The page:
We’re having trouble getting our holiday pay policy clarified. If our employees don’t work on a holiday, they get paid straight time for their normal hours for the holiday. If they do work on a holiday, do they get time and one-half for the hours worked on the holiday plus the straight time holiday pay? And if the holiday hours are overtime hours, how much do they get—time and one-half on the straight hours of holiday pay plus time and one-half for the holiday hours? I’m sure this is simple, but I can’t seem to geta handle on it. — Alan in Riverside
The HR Management & Compliance Report: How To Comply with California Wage & Hour Law, explains everything you need to know to stay in compliance with the state’s complex and ever-changing rules, laws, and regulations in this area. Coverage on bonuses, meal and rest breaks, overtime, alternative workweeks, final paychecks, and more.
We entrusted this question to Lloyd W. Aubry, Jr.
California law provides that certain days—such as Martin Luther King Day, Memorial Day, July 4th, and Christmas Day—are state holidays, and therefore, state facilities are closed on those days. These provisions, however, apply only to public entities, and private sector employers are not required to recognize any or all of these holidays or provide paid holidays to employees for those particular holidays. The requirement to pay holiday pay is purely a matter of contract between the employer and the employee. Accordingly, there is no legal requirement that if employees work on a particular holiday, they must receive time and one-half for the hours worked.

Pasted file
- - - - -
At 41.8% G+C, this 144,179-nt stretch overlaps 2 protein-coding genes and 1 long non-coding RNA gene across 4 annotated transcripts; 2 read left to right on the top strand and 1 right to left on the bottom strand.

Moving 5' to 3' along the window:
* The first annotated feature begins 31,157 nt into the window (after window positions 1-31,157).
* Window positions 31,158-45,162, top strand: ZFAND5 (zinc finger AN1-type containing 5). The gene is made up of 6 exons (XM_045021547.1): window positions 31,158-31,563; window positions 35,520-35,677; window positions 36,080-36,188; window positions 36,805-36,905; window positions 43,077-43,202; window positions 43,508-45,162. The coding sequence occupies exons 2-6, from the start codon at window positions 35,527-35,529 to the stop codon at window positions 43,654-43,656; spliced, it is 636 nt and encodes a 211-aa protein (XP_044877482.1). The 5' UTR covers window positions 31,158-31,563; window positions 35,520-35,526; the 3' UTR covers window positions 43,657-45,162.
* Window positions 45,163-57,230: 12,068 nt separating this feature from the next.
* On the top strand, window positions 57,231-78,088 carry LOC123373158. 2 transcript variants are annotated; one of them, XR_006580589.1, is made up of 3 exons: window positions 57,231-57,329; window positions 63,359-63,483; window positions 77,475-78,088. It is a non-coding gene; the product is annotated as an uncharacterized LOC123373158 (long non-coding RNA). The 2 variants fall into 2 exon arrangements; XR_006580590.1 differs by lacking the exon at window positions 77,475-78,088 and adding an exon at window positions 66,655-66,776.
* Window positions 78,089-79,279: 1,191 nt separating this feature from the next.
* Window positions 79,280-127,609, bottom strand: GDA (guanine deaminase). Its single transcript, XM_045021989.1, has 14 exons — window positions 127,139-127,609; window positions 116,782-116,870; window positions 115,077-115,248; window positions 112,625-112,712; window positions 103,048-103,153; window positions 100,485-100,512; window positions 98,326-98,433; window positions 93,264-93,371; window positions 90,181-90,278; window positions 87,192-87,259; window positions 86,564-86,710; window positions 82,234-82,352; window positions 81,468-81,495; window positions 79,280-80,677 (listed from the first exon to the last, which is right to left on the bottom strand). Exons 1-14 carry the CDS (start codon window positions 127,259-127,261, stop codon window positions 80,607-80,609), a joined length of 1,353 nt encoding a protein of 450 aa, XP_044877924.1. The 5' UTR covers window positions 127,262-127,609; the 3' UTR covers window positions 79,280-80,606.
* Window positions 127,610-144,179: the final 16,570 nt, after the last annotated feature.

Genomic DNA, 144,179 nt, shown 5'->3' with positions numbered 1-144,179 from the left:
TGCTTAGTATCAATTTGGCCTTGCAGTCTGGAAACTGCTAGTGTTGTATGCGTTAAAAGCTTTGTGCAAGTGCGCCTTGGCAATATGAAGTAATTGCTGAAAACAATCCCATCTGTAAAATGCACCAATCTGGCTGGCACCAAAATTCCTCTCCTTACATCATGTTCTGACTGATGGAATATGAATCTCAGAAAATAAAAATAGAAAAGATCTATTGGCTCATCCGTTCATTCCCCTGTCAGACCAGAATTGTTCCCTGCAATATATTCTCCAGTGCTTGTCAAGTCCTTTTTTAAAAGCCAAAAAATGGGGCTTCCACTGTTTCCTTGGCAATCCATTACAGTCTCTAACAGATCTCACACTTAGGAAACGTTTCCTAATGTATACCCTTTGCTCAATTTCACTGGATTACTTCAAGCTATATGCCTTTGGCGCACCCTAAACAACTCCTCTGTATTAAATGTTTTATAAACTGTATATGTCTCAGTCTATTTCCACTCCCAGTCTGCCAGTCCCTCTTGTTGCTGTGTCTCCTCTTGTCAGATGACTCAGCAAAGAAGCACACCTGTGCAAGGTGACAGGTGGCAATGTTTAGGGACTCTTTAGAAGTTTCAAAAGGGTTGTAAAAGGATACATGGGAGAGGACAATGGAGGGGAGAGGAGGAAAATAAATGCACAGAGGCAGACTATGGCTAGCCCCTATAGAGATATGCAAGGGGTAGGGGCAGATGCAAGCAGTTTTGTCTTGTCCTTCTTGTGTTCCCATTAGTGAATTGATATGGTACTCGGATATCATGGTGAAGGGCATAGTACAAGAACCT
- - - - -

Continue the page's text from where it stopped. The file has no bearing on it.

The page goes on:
That being said, most private sector employers do provide paid holidays for certain days of the year. The employer’s policy will determine whether employees are paid straight time or time and one-half for working on a particular holiday. An employer could have a policy of paying employees time and one-half if they work on a particular holiday, plus giving straight-time pay for the holiday missed or permitting employees to substitute another day off for the missed holiday.
Under state and federal law, holiday pay does not count for computing either hours worked or overtime to be paid. Only hours actually worked count toward determining whether there is an overtime liability. However, once again, some employers do provide as an employer policy that holidays (e.g., 8 hours) are included in determining whether overtime pay is owed for that work week.
In summary, the answers to your question should be found in your policies. If they’re not clear, take time now to revise them. You don’t want ambiguity where pay and overtime are concerned.
Lloyd W. Aubry, Jr., a former California labor commissioner, is of counsel at the San Francisco office of Morrison & Foerster.